Once you have a list of citations or references on the topic you are researching, you must determine if HSU Library has the article, book, report or document cited. Check the Library Catalog for books, reports, dissertations, and the complete titles of periodicals (journals, magazines) containing articles of interest. The fulltext of the article you are seeking may be available online. The HSU Journal and Newspaper Finder is a searchable guide to the 15,000 journals, magazines, newspapers and other serials accessible online. It also contains links to the Library Catalog records for the periodicals we hold in paper format.

Indexes and abstracts often use abbreviations in their citations which you will need to decipher. Many indexes and abstracts publish separate lists of the abbreviations used. Try  HSU Library - Finding Periodical Title Abbreviations,  or consult a reference librarian at the Library's Information Desk (hours) to locate an appropriate list of abbreviations, or use the reference book, Periodical Title Abbreviations: By Abbreviation (ref Z 6945 A2 P47), located behind the Reference Desk on the first floor. Do not guess at what abbreviations mean!

Remember that most government documents are not listed in the Library Catalog. If you wish to find a government document, consult Government Information. For US documents, you may check MarciveWeb DOCS Catalog of U.S. Government Publications to see if the Library has the document. You may also ask a reference librarian for assistance at the Reference Desk on the first floor (hours) or in the Humboldt Room, room 308 (hours).

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How Do I Format my References?

The American Psychological Association has a style manual which explains how to list your references in the text of your paper and what information, in what order, should be provided in your bibliography or list of references at the end of your paper. The official title of this book is Publication Manual of the American Psychological Association (ref BF 76.7 P83 2001)

There are also some informative online guides to formatting references and the proper style for papers in psychology. Here's a list of a few of them:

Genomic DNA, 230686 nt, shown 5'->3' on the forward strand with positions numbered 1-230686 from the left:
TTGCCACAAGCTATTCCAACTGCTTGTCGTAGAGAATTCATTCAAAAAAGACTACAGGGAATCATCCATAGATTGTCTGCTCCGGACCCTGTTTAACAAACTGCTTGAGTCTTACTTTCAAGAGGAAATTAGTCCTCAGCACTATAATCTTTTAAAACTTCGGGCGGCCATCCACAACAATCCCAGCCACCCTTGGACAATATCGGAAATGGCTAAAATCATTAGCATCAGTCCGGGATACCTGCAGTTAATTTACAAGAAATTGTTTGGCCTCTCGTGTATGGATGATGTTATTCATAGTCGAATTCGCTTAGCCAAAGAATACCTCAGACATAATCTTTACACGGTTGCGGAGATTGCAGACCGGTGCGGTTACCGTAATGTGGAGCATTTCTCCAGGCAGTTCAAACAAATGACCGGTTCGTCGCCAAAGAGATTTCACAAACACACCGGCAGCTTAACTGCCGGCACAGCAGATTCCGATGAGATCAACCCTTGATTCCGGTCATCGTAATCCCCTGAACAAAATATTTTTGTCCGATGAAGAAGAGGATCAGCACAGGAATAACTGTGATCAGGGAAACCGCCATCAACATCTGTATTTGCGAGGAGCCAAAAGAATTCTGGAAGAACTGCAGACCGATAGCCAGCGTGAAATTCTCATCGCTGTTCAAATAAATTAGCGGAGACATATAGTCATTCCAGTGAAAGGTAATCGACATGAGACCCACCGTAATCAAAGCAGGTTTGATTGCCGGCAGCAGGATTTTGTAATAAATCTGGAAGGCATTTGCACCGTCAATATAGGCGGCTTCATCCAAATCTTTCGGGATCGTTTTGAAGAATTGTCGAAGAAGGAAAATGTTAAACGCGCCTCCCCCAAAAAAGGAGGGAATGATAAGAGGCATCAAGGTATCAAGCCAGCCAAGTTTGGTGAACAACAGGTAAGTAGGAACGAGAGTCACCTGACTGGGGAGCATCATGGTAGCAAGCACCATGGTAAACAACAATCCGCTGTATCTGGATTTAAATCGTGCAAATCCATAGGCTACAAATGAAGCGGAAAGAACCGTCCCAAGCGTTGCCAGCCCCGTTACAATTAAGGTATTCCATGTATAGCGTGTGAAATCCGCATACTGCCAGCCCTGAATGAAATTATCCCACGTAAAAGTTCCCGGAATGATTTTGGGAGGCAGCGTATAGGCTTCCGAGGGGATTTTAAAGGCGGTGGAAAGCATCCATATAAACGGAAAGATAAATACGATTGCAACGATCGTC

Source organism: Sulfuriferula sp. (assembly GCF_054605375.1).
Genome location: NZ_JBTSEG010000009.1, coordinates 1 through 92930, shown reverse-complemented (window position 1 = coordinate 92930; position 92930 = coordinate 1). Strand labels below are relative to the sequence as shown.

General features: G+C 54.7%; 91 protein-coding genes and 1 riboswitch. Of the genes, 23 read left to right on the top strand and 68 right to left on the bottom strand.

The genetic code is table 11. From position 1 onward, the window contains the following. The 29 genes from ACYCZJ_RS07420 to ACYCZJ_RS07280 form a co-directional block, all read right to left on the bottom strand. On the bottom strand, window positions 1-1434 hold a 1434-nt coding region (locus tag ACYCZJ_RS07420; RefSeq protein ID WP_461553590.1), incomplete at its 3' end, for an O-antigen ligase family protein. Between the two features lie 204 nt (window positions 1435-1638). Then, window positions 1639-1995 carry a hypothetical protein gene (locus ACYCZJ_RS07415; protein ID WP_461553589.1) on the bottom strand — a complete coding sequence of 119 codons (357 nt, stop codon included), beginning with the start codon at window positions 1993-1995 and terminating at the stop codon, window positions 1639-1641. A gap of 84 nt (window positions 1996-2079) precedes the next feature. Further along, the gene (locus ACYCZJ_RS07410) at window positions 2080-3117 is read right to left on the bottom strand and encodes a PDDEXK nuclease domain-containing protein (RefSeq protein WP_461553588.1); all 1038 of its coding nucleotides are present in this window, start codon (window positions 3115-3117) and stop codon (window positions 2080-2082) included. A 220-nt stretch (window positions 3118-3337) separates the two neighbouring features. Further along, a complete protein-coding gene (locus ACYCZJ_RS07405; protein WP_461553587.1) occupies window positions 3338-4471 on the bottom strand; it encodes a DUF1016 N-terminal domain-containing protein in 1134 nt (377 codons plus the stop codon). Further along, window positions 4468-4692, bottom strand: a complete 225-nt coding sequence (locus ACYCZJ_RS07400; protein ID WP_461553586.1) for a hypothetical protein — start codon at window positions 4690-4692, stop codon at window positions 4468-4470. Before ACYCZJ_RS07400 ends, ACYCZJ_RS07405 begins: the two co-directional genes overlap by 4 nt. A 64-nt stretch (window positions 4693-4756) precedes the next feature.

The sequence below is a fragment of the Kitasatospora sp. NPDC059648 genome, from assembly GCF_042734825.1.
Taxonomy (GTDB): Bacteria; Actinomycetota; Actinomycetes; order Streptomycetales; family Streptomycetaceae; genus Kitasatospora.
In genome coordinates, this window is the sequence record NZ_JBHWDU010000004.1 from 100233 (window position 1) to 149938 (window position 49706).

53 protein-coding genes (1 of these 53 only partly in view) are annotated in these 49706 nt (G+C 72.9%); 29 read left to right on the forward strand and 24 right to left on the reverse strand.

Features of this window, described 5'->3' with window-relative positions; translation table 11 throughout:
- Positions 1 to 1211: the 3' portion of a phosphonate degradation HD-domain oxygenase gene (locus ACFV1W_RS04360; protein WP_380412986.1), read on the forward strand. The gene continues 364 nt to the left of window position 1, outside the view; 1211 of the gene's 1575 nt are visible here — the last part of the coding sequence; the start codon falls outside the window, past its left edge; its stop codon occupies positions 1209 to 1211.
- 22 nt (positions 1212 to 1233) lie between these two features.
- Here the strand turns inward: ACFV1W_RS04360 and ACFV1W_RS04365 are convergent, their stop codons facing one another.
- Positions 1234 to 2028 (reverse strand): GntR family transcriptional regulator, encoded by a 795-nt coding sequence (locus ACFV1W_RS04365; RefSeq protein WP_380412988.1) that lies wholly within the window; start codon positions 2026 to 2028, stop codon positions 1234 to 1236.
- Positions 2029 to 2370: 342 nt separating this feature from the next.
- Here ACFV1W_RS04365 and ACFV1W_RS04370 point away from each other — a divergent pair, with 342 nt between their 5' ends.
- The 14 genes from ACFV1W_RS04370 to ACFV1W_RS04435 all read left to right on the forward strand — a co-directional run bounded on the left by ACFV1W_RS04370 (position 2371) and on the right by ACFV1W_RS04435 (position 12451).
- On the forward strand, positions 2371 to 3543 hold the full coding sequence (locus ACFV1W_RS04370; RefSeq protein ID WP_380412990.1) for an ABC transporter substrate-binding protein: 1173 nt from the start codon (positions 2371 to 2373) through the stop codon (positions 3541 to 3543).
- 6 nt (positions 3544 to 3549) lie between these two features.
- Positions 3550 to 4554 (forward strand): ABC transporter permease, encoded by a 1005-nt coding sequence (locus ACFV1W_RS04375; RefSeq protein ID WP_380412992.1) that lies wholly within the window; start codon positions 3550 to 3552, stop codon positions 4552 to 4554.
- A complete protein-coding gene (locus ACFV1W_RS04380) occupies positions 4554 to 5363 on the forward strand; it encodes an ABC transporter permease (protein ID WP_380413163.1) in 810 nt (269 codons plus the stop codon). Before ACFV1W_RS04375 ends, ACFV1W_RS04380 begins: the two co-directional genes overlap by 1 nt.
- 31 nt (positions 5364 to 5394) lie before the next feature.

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What if the Library doesn't have the item I need?

If the Library does not have the book, report, document, article, etc. which you need, you may request it through Interlibrary Loan (ILL). This process usually takes 10 days to two weeks so it is a good idea to begin your research early. You will receive email notification. Articles may be retrieved electronically from a server and books may be checked out at the Circulation Desk.

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What about resources available on the Internet or World Wide Web?

There are many resources on the psychology of women available on the Internet and World Wide Web. There are guides available for Psychology and Women's Studies. Additional guides are available on Women in Development .

These sites might be of interest:

If you desire more information on the Internet and how to search it, see OWL 3: Searching the Web

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A Final Caveat: Evaluate What You Find!

You must critically evaluate the resources found online (as well as in the Library) by asking yourself the following questions:             ...and so on....

More detailed information on how to evaluate resources may be found in the following:

Be especially careful when surfing the Web!! The following references are especially helpful and tell you what to look for (and look out for): Back to Table of Contents
Send comments and suggestions about this page to: Corryn Crosby-Muilenburg
Last Updated: April 6, 2006.Last Updated: April 6, 2006
Links Checked: April 6, 2006.Links Checked: April 6, 2006